Social sector

The RLF’s work in the social sector is part of its public education programme. These projects seek to nurture community and individual resilience, engagement and empowerment. Professional writers work with individuals and groups to:

  • support understanding of how language and written communication impact on self and others;
  • develop skills in making life-meanings through reading, writing and conversation;
  • create new and purposeful connections within and across communities of interest or location.

Social sector projects seek to encourage participants’ sense of identity, location and belonging, and focus on individuals and groups who often experience social exclusion or isolation. This includes among others individuals from ‘marginalised’ groups; people who have experienced neglect, abuse or trauma; older people; people experiencing mental health issues; those involved with the criminal justice system either as perpetrators or victims of crime; military veterans.

Projects have included:

  • round table reading and discussion groups with vulnerable migrants, refugees and asylum seekers;
  • a discussion and writing group with women whose partners are in prison;
  • reflective writing with young offenders;
  • expressive writing and discussion groups with people recently released from prison;
  • reflective writing groups with young LGBTIQ+ people;
  • writing for wellbeing with local community groups and residents.

We have also supported better writing in the workplace, working with employees in the NHS, a trade union life-long learning hub and children’s charities.

Underpinning Principles
RLF social sector projects aim to:

  • foster public education in writing and reading;
  • initiate original ways for writers to engage learners outside conventional creative writing orthodoxies;
  • support personal and community change;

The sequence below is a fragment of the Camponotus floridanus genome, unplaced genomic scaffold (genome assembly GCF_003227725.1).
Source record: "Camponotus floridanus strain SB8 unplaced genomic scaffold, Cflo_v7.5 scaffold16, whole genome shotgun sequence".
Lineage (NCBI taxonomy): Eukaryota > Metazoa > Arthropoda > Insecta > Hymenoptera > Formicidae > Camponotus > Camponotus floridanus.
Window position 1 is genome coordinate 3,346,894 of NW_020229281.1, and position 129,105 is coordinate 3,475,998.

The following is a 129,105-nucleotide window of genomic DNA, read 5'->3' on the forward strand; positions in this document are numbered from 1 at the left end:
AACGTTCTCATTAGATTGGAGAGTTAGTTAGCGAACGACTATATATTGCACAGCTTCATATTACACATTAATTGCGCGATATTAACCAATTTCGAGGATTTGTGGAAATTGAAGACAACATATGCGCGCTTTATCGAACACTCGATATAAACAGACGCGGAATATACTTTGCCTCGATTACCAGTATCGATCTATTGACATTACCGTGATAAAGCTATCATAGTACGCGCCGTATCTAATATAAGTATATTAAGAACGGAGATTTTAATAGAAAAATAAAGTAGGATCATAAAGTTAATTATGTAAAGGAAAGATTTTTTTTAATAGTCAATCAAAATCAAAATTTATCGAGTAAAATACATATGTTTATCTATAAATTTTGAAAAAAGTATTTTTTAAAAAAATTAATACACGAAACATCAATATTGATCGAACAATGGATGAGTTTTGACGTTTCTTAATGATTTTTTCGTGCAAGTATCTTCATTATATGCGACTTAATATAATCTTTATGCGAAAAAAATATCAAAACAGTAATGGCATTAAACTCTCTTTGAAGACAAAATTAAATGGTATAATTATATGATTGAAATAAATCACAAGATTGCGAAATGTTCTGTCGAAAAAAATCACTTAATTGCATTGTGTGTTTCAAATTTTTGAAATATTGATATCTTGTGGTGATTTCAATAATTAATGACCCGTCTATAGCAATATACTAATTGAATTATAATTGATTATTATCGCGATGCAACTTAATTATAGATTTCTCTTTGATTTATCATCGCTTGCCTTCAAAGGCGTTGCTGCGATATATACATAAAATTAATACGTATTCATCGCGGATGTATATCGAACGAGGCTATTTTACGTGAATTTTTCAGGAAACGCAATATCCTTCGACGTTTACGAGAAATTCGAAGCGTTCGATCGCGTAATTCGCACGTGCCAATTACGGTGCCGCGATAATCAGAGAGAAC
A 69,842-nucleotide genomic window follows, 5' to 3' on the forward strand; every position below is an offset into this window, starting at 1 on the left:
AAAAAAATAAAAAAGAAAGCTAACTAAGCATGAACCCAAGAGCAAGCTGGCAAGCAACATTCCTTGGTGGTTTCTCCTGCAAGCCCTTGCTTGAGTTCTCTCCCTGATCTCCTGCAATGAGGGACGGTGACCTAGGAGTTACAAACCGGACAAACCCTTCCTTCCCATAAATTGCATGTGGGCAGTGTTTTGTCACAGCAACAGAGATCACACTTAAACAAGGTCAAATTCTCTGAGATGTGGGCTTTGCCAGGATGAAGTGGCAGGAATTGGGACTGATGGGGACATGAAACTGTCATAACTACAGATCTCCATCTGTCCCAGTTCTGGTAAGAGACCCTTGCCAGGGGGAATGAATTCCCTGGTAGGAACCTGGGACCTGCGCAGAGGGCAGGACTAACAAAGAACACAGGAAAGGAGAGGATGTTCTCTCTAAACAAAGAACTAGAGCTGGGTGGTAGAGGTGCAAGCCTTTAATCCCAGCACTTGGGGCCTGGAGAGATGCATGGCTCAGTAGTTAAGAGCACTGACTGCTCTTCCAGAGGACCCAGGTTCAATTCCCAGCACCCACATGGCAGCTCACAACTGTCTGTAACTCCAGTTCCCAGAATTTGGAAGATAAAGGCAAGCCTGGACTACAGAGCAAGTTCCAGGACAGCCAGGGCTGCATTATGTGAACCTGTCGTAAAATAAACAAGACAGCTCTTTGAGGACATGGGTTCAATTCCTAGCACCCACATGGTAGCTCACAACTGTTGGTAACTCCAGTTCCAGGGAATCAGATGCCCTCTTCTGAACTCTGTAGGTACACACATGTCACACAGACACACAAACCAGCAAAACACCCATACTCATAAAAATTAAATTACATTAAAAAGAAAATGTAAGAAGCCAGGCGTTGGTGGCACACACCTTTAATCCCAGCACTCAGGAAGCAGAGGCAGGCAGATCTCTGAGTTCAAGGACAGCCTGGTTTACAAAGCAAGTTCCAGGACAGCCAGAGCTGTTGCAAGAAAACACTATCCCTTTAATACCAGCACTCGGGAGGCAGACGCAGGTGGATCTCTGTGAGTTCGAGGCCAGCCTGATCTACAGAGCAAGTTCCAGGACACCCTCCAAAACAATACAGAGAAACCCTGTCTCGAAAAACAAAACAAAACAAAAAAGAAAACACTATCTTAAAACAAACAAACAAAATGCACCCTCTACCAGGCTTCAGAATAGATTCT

• work with a wide range of people in different locations across the nations and regions of the UK and with different types of organisations and client groups;
  • offer writing and reading groups that draw on diverse literary reference points;
  • promote positive images and challenge stigma;
  • operate in a spirit of respect and equality.

Every project is developed in close collaboration with a host organisation so that we can combine their needs with our expertise to create a project that offers fresh and inspiring approaches to reading and writing.

For further information contact:
katharine.mcmahon@rlf.org.uk

Feedback

From participants

‘I have grown over the 6 weeks. It has really made a difference to me personally. It has given me power and peace. I have been able to let go.’

‘It has helped to boost me up. Most important, I learnt writing. I was struggling with writing before. Now I am able to write a bit. I am still learning.’

‘It has given me a positive environment to grow and learn. Removes me from the isolation I am currently experiencing, helping me to connect to other people.’

‘The writing has benefitted me with confidence and speaking skills. I feel that I have changed for the better and my imagination has become more active.’

‘It was fun because I like being creative, relevant because it applies to what I’ve been feeling and interesting because I now know I’m not alone. I enjoyed it. Very freeing.’

‘It has helped me to write better and have more confidence in myself.’


From host organisations

‘The sessions have helped the clients be even more supportive and empathetic towards each other and they have provided a space to talk at a distance about their own lives, yet at the same time be open and honest.’

‘The project gave the members a positive sense of their identities and they reported feeling differently about the extremely difficult events in their lives, overall seeming to find it empowering and enlightening to look at their biography from a different perspective or with a new outcome.’

‘…these sessions have contributed to helping the women gain more confidence to share their personal story, grow stronger in being able to handle constructive feedback, learn new skills, be imaginative, discover their creativity and intellectual rigor and generally heal themselves.’